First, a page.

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Hoffmann, R. A wiki for the life sciences where authorship matters. Nature Genetics (2008)

Bovine type I collagen as an endovascular stent-graft material: biocompatibility study in rabbits.

PURPOSE: To study the biocompatibility of a bovine type I collagen preparation as a material for small-vessel stent-grafts in rabbits. MATERIALS AND METHODS: A composite nitinol-collagen endovascular stent-graft with a 4-mm inner diameter was deployed in the abdominal aorta in nine rabbits. Angiography was performed, and the rabbits were sacrificed at 1, 2, and 7 days and at 1 and 3 months. The portion of the aorta containing the stent-graft was excised and was histologically evaluated. RESULTS: All stent-grafts were patent at all time points. On days 1, 2, and 7 after implantation, scattered red and white blood cells adhered to the stent-graft. At 1 month, the stent-graft was endothelialized and was infiltrated with fibroblasts that deposited collagen within the interstices of the implanted collagen material. At 3 months, there was additional collagen deposition within the interstices of the stent-graft that did not narrow the lumen of the stent-grafts. CONCLUSION: Type I collagen as a intravascular stent-graft material is biocompatible for at least 3 months in rabbits. It is rapidly endothelialized and does not cause reactive stenosis. As a versatile and biocompatible polymer, collagen is potentially useful in the construction of endovascular stent-grafts for use in human arteries.[1]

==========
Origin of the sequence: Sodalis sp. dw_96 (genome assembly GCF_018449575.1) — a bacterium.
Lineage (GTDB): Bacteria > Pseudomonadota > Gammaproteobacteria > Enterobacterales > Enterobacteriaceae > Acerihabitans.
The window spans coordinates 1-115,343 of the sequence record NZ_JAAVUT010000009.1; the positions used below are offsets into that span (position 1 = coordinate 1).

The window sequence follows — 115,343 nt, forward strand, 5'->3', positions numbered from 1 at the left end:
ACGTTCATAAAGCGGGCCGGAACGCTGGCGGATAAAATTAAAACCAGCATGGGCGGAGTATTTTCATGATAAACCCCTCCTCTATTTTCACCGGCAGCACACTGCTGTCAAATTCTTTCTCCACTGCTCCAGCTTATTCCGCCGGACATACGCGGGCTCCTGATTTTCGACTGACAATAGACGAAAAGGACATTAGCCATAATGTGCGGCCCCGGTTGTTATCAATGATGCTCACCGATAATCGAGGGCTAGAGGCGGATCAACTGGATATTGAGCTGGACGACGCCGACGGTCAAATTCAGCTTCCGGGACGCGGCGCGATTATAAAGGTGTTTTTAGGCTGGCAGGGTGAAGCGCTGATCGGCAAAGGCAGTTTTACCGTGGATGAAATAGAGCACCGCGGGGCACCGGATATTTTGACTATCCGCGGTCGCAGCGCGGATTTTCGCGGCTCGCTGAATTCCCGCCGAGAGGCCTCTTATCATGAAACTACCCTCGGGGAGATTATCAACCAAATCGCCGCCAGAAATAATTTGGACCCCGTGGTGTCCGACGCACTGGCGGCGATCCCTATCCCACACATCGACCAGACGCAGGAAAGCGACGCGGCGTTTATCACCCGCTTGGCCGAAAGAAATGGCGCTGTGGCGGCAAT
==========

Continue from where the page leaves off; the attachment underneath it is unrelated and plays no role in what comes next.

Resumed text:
1. Bovine type I collagen as an endovascular stent-graft material: biocompatibility study in rabbits. Cloft, H.J., Kallmes, D.F., Lin, H.B., Li, S.T., Marx, W.F., Hudson, S.B., Helm, G.A., Lopes, M.B., McGraw, J.K., Dion, J.E., Jensen, M.E. Radiology. (2000) [Pubmed]
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